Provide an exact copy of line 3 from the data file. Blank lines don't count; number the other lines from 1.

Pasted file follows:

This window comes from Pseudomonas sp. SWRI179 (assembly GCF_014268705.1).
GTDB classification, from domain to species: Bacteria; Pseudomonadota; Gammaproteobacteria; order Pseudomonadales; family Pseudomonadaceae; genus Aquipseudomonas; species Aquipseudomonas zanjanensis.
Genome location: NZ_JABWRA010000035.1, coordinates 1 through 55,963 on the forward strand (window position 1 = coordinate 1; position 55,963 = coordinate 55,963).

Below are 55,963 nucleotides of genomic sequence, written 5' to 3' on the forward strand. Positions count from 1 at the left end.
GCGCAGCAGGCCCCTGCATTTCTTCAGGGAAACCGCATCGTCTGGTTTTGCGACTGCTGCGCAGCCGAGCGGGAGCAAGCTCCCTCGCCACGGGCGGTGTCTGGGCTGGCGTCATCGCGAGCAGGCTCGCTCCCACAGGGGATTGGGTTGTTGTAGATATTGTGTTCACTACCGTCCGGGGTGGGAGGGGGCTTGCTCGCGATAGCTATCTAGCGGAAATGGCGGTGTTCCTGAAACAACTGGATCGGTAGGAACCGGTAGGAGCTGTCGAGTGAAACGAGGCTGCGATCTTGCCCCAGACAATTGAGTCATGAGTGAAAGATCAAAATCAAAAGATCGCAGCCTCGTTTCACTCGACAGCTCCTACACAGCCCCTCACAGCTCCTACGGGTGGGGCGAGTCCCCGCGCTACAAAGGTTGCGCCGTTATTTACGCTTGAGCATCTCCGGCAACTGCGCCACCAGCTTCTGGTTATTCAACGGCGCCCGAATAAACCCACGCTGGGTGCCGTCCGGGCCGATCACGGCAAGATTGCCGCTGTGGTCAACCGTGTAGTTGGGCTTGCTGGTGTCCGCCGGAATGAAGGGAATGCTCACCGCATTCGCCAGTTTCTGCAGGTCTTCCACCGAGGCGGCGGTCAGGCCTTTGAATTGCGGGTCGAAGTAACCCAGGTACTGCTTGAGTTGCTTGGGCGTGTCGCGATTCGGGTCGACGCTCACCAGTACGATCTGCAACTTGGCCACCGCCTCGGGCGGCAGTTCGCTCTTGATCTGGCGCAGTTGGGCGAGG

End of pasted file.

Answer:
Genome location: NZ_JABWRA010000035.1, coordinates 1 through 55,963 on the forward strand (window position 1 = coordinate 1; position 55,963 = coordinate 55,963).